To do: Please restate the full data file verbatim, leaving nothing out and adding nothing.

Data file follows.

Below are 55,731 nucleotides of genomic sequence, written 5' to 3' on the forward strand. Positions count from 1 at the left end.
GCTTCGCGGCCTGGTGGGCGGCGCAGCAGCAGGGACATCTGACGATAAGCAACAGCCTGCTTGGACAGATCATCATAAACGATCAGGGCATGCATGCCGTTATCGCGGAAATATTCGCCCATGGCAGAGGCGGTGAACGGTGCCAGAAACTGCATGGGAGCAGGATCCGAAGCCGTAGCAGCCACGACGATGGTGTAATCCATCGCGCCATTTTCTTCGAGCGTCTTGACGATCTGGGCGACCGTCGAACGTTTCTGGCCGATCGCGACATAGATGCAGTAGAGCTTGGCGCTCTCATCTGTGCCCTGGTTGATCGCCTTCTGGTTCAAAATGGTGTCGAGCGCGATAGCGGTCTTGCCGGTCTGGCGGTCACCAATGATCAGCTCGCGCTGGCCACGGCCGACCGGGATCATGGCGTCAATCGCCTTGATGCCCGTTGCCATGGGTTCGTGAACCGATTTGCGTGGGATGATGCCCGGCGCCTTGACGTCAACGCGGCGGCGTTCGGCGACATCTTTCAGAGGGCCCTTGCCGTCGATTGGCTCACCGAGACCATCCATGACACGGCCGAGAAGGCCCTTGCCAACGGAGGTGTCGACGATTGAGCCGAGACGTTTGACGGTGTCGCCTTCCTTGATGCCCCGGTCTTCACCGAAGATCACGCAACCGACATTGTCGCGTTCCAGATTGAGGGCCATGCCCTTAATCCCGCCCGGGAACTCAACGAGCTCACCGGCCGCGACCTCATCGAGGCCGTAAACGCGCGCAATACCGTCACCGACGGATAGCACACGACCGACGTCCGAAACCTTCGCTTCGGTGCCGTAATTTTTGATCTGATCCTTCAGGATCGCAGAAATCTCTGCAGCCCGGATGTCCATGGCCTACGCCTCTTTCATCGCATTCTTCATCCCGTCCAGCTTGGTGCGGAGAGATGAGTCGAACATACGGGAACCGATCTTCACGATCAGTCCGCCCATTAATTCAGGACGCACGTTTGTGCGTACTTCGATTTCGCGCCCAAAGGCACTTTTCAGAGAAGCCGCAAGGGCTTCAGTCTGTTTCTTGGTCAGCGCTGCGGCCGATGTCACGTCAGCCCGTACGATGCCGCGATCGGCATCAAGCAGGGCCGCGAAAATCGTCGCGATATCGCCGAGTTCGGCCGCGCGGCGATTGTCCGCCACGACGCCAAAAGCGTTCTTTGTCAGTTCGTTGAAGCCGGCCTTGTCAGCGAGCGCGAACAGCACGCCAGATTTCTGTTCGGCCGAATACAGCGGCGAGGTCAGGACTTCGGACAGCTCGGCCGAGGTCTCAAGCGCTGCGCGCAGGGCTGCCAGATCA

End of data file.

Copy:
Below are 55,731 nucleotides of genomic sequence, written 5' to 3' on the forward strand. Positions count from 1 at the left end.
GCTTCGCGGCCTGGTGGGCGGCGCAGCAGCAGGGACATCTGACGATAAGCAACAGCCTGCTTGGACAGATCATCATAAACGATCAGGGCATGCATGCCGTTATCGCGGAAATATTCGCCCATGGCAGAGGCGGTGAACGGTGCCAGAAACTGCATGGGAGCAGGATCCGAAGCCGTAGCAGCCACGACGATGGTGTAATCCATCGCGCCATTTTCTTCGAGCGTCTTGACGATCTGGGCGACCGTCGAACGTTTCTGGCCGATCGCGACATAGATGCAGTAGAGCTTGGCGCTCTCATCTGTGCCCTGGTTGATCGCCTTCTGGTTCAAAATGGTGTCGAGCGCGATAGCGGTCTTGCCGGTCTGGCGGTCACCAATGATCAGCTCGCGCTGGCCACGGCCGACCGGGATCATGGCGTCAATCGCCTTGATGCCCGTTGCCATGGGTTCGTGAACCGATTTGCGTGGGATGATGCCCGGCGCCTTGACGTCAACGCGGCGGCGTTCGGCGACATCTTTCAGAGGGCCCTTGCCGTCGATTGGCTCACCGAGACCATCCATGACACGGCCGAGAAGGCCCTTGCCAACGGAGGTGTCGACGATTGAGCCGAGACGTTTGACGGTGTCGCCTTCCTTGATGCCCCGGTCTTCACCGAAGATCACGCAACCGACATTGTCGCGTTCCAGATTGAGGGCCATGCCCTTAATCCCGCCCGGGAACTCAACGAGCTCACCGGCCGCGACCTCATCGAGGCCGTAAACGCGCGCAATACCGTCACCGACGGATAGCACACGACCGACGTCCGAAACCTTCGCTTCGGTGCCGTAATTTTTGATCTGATCCTTCAGGATCGCAGAAATCTCTGCAGCCCGGATGTCCATGGCCTACGCCTCTTTCATCGCATTCTTCATCCCGTCCAGCTTGGTGCGGAGAGATGAGTCGAACATACGGGAACCGATCTTCACGATCAGTCCGCCCATTAATTCAGGACGCACGTTTGTGCGTACTTCGATTTCGCGCCCAAAGGCACTTTTCAGAGAAGCCGCAAGGGCTTCAGTCTGTTTCTTGGTCAGCGCTGCGGCCGATGTCACGTCAGCCCGTACGATGCCGCGATCGGCATCAAGCAGGGCCGCGAAAATCGTCGCGATATCGCCGAGTTCGGCCGCGCGGCGATTGTCCGCCACGACGCCAAAAGCGTTCTTTGTCAGTTCGTTGAAGCCGGCCTTGTCAGCGAGCGCGAACAGCACGCCAGATTTCTGTTCGGCCGAATACAGCGGCGAGGTCAGGACTTCGGACAGCTCGGCCGAGGTCTCAAGCGCTGCGCGCAGGGCTGCCAGATCA